Friday, May 07, 2010
On Tuesday morning Chris and I woke to Ian calling from his crib: "PAPA! MAMA! ADA!"
I am thrilled that Ian is starting to talk. I am also completely charmed that he was calling out to all three of us, no doubt with the hopes that SOMEONE would hear him and pick him up.
I was less excited about the fact that he was doing this at five in the morning.
After deciding to let him stay in bed for another hour, I fell asleep thinking how smart my boy is. He didn't call to Mira. No doubt he knew that she was a crib-bound as he is, and unlikely to help him.
Thursday, May 06, 2010
Wednesday, May 05, 2010
I expect a lot from myself, and often expect as much from others. When I find myself getting frustrated with Ada, I have lately tried to remind myself that she is not quite five.
When I ask her to stay and keep Mira company while I put Ian in bed, she whines that she wants to come upstairs too. I start to get annoyed, but then think "she's not quite five." I tell her how much it will help me and how much I appreciate her.
When she whines "but I want you all to myself" I think, wow, that's pretty self-aware for not quite five. I tell her that we all need attention, and that the quickest way to get time with just me is to let me get the babies to bed. Slow that process down with whining and demands and "I need it NOW" and it will just be longer before you get that special time with mom. This is a lot for not quite five. She just knows what she wants, but can not always do the things that will make that happen.
When she falls asleep on the couch 90 minutes before her usual bedtime, I think about how much emotion and energy and desire is wrapped up in being not quite five. I carry her up to bed, foregoing the face-washing, books and tooth-brushing in favor of a blanket laid over her sleepy frame, a quick kiss and even quicker exit.
Even as she becomes more self-sufficient and articulate, I realize how much love and careful attention she still needs. She is my big girl, but she's still not quite five.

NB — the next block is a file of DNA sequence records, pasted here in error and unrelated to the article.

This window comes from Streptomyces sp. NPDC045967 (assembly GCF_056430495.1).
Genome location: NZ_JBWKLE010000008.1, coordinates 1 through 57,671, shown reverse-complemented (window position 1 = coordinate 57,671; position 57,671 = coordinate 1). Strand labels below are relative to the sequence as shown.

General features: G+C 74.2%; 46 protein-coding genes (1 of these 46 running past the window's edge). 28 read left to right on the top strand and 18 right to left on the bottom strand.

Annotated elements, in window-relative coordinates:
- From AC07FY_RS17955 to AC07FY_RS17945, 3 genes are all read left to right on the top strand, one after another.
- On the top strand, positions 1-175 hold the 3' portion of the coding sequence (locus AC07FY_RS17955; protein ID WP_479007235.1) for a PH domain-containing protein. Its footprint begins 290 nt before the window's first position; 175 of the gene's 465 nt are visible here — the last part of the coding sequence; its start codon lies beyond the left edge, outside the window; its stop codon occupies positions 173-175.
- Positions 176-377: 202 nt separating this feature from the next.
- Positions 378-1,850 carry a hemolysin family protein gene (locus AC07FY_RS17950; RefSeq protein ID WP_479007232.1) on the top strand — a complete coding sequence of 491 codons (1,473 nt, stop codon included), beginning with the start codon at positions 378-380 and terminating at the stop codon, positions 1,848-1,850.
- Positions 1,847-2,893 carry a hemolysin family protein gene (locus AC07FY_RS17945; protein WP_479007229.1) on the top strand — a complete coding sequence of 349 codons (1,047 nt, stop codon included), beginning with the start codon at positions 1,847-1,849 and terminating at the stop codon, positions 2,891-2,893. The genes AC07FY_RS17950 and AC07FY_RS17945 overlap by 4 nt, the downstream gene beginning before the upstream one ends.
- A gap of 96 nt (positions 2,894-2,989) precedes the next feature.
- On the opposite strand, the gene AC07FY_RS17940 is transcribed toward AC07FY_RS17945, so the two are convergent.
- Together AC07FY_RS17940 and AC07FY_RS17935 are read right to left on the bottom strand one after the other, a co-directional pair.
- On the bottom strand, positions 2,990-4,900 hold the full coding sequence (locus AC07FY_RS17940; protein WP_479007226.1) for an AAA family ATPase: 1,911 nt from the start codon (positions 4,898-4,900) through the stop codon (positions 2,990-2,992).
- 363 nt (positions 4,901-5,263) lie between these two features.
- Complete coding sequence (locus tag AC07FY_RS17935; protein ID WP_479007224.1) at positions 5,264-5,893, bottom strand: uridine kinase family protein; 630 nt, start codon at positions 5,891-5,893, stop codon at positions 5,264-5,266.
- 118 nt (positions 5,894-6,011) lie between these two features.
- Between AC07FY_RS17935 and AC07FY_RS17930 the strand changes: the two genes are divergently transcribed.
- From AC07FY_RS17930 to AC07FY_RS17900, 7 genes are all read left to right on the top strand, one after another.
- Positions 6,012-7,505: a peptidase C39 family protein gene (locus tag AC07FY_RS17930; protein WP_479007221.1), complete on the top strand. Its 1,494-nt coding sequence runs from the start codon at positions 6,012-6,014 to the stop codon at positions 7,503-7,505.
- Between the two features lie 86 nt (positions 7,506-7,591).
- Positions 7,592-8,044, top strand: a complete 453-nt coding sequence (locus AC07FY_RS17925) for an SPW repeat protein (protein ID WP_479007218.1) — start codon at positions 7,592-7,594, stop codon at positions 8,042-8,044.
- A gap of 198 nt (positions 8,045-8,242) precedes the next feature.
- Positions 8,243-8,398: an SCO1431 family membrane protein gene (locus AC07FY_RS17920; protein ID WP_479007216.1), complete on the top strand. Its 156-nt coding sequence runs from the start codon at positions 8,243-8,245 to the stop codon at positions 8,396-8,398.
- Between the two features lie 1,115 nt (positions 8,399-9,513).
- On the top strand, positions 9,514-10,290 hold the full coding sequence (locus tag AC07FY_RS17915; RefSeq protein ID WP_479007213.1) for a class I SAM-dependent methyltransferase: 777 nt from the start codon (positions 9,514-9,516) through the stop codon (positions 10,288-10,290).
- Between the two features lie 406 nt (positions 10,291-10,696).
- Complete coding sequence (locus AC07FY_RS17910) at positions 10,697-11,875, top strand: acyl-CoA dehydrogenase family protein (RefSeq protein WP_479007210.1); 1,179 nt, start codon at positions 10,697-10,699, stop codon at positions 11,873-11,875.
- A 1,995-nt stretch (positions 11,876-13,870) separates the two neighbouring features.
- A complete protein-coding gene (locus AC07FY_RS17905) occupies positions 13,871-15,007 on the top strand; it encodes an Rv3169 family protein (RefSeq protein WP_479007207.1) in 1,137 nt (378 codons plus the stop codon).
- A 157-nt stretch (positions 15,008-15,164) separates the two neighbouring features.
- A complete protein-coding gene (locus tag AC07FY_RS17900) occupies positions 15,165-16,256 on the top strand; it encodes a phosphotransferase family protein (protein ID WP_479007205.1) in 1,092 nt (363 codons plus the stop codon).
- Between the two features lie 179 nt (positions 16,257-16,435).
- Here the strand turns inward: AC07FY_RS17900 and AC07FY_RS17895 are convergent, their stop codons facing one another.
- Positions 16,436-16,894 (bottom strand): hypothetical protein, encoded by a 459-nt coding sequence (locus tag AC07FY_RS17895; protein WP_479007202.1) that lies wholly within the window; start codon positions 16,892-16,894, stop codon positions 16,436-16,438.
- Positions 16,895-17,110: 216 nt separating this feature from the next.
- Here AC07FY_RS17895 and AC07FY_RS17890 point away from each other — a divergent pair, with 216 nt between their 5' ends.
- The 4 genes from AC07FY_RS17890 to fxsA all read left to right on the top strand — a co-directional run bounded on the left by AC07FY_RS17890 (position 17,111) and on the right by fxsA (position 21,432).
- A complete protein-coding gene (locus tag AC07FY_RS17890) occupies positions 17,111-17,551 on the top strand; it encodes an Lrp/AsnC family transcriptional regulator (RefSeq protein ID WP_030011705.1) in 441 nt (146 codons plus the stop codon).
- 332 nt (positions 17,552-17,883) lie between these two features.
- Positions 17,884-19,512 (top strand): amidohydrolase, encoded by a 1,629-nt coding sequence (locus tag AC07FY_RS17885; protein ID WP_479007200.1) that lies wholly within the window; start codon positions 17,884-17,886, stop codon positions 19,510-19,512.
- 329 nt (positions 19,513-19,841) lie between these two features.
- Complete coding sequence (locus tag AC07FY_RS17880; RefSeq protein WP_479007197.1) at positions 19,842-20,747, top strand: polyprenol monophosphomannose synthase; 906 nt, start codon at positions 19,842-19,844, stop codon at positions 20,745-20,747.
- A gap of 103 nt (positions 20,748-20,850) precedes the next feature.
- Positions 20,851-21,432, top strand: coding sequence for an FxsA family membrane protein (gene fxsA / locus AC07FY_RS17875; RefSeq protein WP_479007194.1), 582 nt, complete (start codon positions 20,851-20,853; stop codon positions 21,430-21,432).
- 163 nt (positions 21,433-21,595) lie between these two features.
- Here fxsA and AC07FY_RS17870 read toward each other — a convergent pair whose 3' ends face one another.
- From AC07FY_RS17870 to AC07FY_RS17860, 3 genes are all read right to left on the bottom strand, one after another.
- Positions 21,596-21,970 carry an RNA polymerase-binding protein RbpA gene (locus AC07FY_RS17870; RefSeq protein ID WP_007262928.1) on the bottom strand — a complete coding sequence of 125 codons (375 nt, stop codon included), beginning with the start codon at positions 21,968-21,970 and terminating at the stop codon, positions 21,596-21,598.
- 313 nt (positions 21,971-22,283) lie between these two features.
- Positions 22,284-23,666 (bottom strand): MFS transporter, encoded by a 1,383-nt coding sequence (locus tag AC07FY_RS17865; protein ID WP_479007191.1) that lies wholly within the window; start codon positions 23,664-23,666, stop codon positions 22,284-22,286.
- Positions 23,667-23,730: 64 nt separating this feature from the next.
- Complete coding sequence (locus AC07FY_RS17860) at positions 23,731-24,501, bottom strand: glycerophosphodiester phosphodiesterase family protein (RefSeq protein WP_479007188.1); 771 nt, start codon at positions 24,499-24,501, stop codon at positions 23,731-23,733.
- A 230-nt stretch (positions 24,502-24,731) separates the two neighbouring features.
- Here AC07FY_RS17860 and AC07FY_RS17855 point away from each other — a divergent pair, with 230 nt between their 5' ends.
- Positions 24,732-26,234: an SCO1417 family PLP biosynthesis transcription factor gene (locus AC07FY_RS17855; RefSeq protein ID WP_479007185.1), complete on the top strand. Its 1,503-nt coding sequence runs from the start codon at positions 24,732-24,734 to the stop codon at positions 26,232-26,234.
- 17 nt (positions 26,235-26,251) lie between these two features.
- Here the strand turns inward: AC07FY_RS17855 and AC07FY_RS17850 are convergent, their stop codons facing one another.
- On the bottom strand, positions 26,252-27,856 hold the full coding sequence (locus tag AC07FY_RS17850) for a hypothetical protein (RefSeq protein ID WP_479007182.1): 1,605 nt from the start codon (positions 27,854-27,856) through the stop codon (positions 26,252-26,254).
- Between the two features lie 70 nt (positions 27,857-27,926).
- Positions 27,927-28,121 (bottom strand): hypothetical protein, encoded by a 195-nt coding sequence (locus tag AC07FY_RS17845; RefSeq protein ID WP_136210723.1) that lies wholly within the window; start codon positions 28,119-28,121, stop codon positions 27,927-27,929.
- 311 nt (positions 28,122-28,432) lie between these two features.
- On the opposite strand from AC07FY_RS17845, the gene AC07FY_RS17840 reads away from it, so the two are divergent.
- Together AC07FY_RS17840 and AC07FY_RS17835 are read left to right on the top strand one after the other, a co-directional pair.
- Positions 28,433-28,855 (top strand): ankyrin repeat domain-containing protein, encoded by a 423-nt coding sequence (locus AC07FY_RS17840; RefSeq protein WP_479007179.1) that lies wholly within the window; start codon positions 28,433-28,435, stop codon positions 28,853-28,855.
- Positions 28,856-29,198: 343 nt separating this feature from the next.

Monday, May 03, 2010
As I mentioned a couple of weeks ago, this was just the perfect month for Pink.
I could have taken a picture of blooms every day this month. That I didn't have to was incredible. My off the top of my head list of pink things I saw but didn't get a chance to shoot this month includes peonies, rhododendrons, the Vintage Pink building and fabrics at Cool Cottons (where the bolts are organized by color). There is just so much pink out there.
The other day Chris told me that Dorothea Lange said: "The camera is an instrument that teaches people how to see without a camera." This is so right on. Each of the past four months, my eyes have been trained to find color coded subjects, and this exercise has helped me to see things that might normally escape my notice. I'm not saying that my photographs are making the mundane beautiful (sometimes my efforts seem to have the opposite effect) but by looking at the world in a new way, I am seeing more than I usually do. It is really inspiring.
Speaking of inspiration, pink is the first color month that has inspired people to send me their own Pink pictures. Karen sent me this stunner from just north of The Middle Of Nowhere, Ohio:
Photo by Karen
Mike also sent me some jealousy-inducing photos of the work he's done on his back yard. He has some really impressive vegetable beds. Then again, I should not be surprised, since he is a master gardener who runs his own garden design business. If you live in the Chicago area and are looking for a good landscape garden designer, let me know.
April is the first month in which the end of the month did not find me ready to leave a color behind. I am finding it hard to move on from pink, but spring is a pretty colorful time around here, so focusing on purple in May should be great.